Bureau of International Affairs, Office of the Head of the Judiciary, Pasteur St., Vali Asr Ave. south of Serah-e Jomhouri, Tehran 1316814737, Islamic Republic of Iran

Email: [email protected]

Fax: + 98 21 5 537 8827 (please keep trying)

Also send copies to diplomatic representatives of Iran accredited to your country. Please check with your section office if sending appeals after the above date.




Shiva Nazar Ahari, Kouhyar Goudarzi and Saeed Haeri were arrested after being ordered off a bus hired by a number of people wishing to travel to the funeral of Grand Ayatollah Hosseinali Montazeri. Some five or six plain-clothes officials are said to have boarded the bus in Tehran and, referring to a list, made six people get out. Two were released immediately and got back on the bus, but those named above, along with woman human rights defender Mahboubeh Abbasgholizadeh, were arrested. She was released the following day.

During the bus’s enforced stop, Fakhrossadat Mohtashemipour the wife of detained senior politician Mostafa Tajzadeh, reportedly asked that the security officials, believed to be from both the Ministry of Intelligence and the Law Enforcement Forces, produce identification but was told “Who are you to ask us for identification?” The officials confiscated the identification papers and mobile phones of those on the bus and told them that they could be collected the following morning.

Grand Ayatollah Hosseinali Montazeri had spoken out against about mass executions which took place mainly in 1988 and more recently had been an outspoken critic of the Iranian government’s crackdown on peaceful demonstrators.

Amnesty International campaigned on behalf of Ayatollah Montazeri, who was arrested and tortured between 1974 and 1976, under Mohammad Reza, the last Shah of Iran. In 1976, Amnesty International reported that a number of his students had been brought to his cell and ordered to beat him. When they refused, they were beaten. In another incident, his then 85-year-old father was brought to prison by security officials and ordered to write a clemency plea for his son. He too refused but was later ordered to sign one already prepared by security officials.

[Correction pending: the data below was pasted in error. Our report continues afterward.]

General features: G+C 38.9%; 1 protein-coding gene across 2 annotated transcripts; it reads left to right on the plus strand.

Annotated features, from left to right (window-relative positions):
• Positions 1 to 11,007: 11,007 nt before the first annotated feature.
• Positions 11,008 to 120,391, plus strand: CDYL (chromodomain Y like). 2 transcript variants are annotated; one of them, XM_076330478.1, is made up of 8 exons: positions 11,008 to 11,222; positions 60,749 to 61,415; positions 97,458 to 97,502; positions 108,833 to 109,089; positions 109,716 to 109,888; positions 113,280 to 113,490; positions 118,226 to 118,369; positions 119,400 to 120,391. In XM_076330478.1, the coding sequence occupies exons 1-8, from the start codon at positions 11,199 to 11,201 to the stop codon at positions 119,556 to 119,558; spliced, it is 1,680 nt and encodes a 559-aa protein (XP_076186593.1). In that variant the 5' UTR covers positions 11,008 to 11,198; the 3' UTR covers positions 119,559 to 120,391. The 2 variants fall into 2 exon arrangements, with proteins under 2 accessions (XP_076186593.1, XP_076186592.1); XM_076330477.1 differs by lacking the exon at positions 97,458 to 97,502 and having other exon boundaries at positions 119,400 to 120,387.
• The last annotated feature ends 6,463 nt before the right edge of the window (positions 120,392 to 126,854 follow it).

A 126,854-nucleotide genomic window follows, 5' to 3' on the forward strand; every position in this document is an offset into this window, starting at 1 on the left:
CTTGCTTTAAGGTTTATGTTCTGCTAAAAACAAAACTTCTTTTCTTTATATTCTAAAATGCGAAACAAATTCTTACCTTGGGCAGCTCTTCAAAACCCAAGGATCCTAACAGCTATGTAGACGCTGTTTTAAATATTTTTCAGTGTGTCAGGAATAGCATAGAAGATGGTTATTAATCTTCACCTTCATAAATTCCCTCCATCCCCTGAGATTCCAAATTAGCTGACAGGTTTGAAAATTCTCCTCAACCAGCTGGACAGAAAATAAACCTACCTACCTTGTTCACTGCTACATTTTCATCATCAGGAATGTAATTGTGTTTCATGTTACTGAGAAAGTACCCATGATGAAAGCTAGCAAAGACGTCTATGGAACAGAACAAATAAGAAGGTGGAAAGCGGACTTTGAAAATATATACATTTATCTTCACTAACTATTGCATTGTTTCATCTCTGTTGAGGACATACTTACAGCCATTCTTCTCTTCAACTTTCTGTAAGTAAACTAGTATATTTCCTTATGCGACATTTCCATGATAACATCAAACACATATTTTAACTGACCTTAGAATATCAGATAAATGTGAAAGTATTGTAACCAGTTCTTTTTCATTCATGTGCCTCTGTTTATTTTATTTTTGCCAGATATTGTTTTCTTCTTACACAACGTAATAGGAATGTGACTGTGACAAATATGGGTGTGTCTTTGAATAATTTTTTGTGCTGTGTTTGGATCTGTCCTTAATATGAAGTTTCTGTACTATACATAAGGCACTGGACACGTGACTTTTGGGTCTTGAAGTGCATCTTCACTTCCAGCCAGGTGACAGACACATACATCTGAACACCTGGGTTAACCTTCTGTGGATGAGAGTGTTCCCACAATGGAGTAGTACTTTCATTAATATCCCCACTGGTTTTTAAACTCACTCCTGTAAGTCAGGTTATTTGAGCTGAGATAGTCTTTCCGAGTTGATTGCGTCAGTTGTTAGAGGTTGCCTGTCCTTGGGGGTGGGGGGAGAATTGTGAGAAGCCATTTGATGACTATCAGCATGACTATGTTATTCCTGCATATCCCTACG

Since the announcement that incumbent President Mahmoud Ahmadinjead had won the 12 June election, which many people disputed, Iran has seen a series of demonstrations against the government. In the course of the unrest, the authorities have acknowledged 36 deaths, while the opposition claims that over 70 died. Over 4,000 were arrested, many of whom were tortured or otherwise ill-treated in detention centres across the country. Some have alleged they were raped, although the authorities initially denied this after cursory investigations and other measures which appear designed to hide, rather than uncover, the truth. Nevertheless, reports suggest that three officials have been charged with murder in connection with deaths in custody. Over 80 people have been sentenced to prison terms or flogging in connection with the unrest, including those sentenced after mass “show trials” which began in August. At least five have been sentenced to death.

For further information about the post-election events please see Iran: Election contested, Repression compounded (Index MDE 13/123/2009), December 2009,http://www.amnesty.org/en/library/info/MDE13/123/2009/en

UA: 347/09 Index: MDE 13/132/2009